Like many in Tennessee who are dealing with financial challenges, you may have considered filing for bankruptcy. However, the possibility of losing your home may have stopped you from taking this step. We are often asked at Rothschild & Ausbrooks, PLLC, what options you have for saving your home. In this post, we will explain how filing for Chapter 13 bankruptcy may allow you to keep your property.
In addition to your other debts, you may have fallen behind on your mortgage payments. If this is the case, then your lender may have started foreclosing on your home. The U.S. Courts points out that filing for Chapter 13 bankruptcy will stop foreclosure proceedings. After you have declared Chapter 13 bankruptcy, an automatic stay will be triggered, stopping collection actions against you. Then, you may include any arrearages in your debt repayment plan. Simply filing for bankruptcy and including your owed amount in your repayment plan will not, however, relieve you of your mortgage obligation. In order to save your home, you must make your regularly scheduled mortgage payments for the duration of your Chapter 13 repayment plan.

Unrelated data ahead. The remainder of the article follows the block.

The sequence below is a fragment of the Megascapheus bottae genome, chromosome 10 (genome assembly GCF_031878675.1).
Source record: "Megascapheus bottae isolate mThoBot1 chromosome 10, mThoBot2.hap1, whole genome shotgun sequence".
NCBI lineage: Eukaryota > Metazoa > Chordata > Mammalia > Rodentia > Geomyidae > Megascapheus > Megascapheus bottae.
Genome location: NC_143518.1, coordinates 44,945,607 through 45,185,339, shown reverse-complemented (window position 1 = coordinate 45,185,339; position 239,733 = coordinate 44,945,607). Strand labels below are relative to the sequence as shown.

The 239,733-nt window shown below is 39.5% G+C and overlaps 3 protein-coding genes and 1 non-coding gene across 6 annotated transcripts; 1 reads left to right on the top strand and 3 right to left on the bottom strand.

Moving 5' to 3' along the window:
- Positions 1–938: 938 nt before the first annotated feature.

In some cases, your first mortgage may be secured by your home’s entire value. As such, you may not have any remaining equity to secure a second or third mortgage. Depending on the circumstances, the court may choose to re-categorize these loans as unsecured debts. Chapter 13 repayment plans typically address secured debts. Often, unsecured debts are not paid back in full.
For more information about achieving a fresh financial start while protecting your property, please visit our Chapter 13 bankruptcy page.